Read time: 8 min.
Issue 03 * 16 December 2023

International Tea Day: Tea is Medicine

Explore the health perks of tea with Goldster nutritionist Claudia Le Feuvre. In this discussion, Claudia unveils tea's diverse benefits, proving it's more than just a soothing drink — it's a game-changer for your overall nutritional health.

Claudia Le Feuvre

Share this article

Ah, the love of tea in Britain is legendary, with 84% of the population enjoying a staggering 100 million cups of tea daily! It's a cherished tradition, but what makes it even better is that tea isn't just comforting; it can also be good for us. As we celebrate International Tea Day, let's uncover the remarkable properties of various teas that may already be in your kitchen cabinets.

Let’s begin with the classics

Black, green, and white teas which are often referred to as "true teas" because they all originate from the Camellia sinensis plant. It's fascinating how different parts of the plant are used to create these distinct teas. White tea, crafted from the youngest buds, offers a delicate and subtle flavour. Green tea, made from the leaves in the middle, is known for its fresh and slightly grassy taste. Black tea, created from the larger leaves, has a robust and full-bodied character due to oxidation.

While all of these teas contain flavonoids and antioxidants, their concentration and types vary. Green tea, for instance, boasts a significantly higher amount of epigallocatechin-3-gallate (EGCG), a compound which makes it so famous for its health benefits. Black tea is a valuable source of theaflavins, which also offer health benefits, although they may not be as pronounced as those of EGCG.

To put this in context, for example, a review of studies found that people who drank 1–3 cups of green tea a day had a 19% lower risk of heart attack, compared to those who had less than 1 cup a day (1). Those drinking at least 3 cups of black tea were found to have an 11% lower risk of heart disease (2).

Many people steer clear away from black tea because of its caffeine content. (A robust cup of black tea can have as much caffeine as a weak cup of coffee.) Green tea and white tea also contain some caffeine, but generally less. It's often the caffeine that drives people to choose herbal teas instead.

Free Recipe

Green Tea Rice with Salmon

Download PDF

Claudia's favourite herbs to make tea:


Also known as red bush tea, with a naturally sweet and earthy flavour. It's celebrated for its rich antioxidant content and potential benefits, such as promoting digestion, supporting skin health, and providing a caffeine-free alternative for those looking to enjoy a warm and soothing beverage.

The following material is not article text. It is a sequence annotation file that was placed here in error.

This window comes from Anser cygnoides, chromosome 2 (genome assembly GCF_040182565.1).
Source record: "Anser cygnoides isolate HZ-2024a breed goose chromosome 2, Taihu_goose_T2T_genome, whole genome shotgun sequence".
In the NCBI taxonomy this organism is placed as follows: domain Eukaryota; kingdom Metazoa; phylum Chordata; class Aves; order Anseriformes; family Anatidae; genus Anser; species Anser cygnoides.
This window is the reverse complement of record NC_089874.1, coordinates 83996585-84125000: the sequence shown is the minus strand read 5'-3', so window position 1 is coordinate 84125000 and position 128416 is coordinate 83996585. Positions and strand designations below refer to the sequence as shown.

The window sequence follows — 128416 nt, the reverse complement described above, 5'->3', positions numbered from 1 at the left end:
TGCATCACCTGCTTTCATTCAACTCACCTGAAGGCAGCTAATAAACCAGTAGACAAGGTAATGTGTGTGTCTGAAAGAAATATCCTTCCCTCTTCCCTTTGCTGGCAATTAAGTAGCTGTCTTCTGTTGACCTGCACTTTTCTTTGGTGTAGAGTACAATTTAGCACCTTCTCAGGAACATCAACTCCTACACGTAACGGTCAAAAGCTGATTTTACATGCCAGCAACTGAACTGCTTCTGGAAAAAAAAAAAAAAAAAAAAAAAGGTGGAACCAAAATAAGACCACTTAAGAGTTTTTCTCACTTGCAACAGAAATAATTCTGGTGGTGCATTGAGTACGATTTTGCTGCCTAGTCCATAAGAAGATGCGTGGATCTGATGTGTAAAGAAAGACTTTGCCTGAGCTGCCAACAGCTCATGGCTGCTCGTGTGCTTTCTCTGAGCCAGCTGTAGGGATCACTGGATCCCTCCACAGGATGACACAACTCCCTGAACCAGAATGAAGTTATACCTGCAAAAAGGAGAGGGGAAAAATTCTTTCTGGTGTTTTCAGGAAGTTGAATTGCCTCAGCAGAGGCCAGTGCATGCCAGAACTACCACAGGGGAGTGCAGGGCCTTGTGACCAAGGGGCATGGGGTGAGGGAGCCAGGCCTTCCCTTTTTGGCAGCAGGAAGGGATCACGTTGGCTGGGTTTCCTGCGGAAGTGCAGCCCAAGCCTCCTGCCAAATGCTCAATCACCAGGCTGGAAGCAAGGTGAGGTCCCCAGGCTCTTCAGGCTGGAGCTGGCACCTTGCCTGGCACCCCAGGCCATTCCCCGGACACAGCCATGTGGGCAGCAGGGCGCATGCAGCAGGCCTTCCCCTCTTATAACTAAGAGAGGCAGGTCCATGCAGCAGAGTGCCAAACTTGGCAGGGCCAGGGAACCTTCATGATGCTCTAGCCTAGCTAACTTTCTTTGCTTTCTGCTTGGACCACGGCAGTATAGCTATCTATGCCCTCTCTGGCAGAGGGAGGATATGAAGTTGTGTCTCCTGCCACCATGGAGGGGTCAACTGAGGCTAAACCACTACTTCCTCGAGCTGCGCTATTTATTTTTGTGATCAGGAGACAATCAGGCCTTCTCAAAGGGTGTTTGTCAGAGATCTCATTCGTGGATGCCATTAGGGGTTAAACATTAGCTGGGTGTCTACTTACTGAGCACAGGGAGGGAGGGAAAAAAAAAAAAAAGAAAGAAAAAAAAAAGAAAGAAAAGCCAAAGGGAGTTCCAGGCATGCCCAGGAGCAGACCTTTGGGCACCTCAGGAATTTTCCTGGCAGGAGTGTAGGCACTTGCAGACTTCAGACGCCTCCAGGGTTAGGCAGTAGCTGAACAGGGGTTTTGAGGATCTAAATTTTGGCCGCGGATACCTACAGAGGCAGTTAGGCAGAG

This tea is well-known for its soothing properties. It's excellent for helping people relax and unwind, making it a wonderful choice for those dealing with stress or sleep issues.


Fennel tea is a post-meal treat known for its digestive benefits. It can help ease bloating and indigestion, making it a fantastic choice to promote better digestion after a hearty meal.


Peppermint tea is a soothing option, known for its ability to calm an upset stomach. It's great for relieving digestive discomfort, including gas and bloating, and can also help with headaches.


Ginger tea is a versatile choice with a range of benefits. Known for its anti-inflammatory and digestive properties, making it an excellent option for those dealing with nausea, motion sickness, or gastrointestinal discomfort.


Echinacea tea is often used to boost the immune system and help fend off colds and infections. It's a popular choice during the flu season.

Lemon Balm

Lemon balm tea has a refreshing citrus flavour and is known for its mood-lifting and stress-relieving properties. It can also aid digestion.


Nettle tea is packed with nutrients and is often used to alleviate allergy symptoms, reduce inflammation, and support overall wellness.


Hibiscus tea is not only visually appealing with its vibrant red colour but is also rich in antioxidants. It may help lower blood pressure and improve heart health.


Chai tea is a blend of various spices like cinnamon, cardamom, and cloves, making it a warming and aromatic choice. It can aid digestion and boost circulation.


Lemongrass tea has a fresh and citrusy flavour and is often enjoyed for its calming and digestive benefits.


Dandelion tea is known for its potential to support liver health and aid with detoxification. It can also have mild diuretic properties.

Tea is more than just a comforting beverage; it's a source of natural medicine that can enhance our physical and mental well-being.

Whether you're sipping on green tea for its antioxidant powers, ginger tea for digestive comfort, or chamomile tea for a peaceful night's sleep, you're tapping into the incredible health benefits these teas offer. As one anonymous tea quote states: “With a cup of tea in your hand, anything is possible.”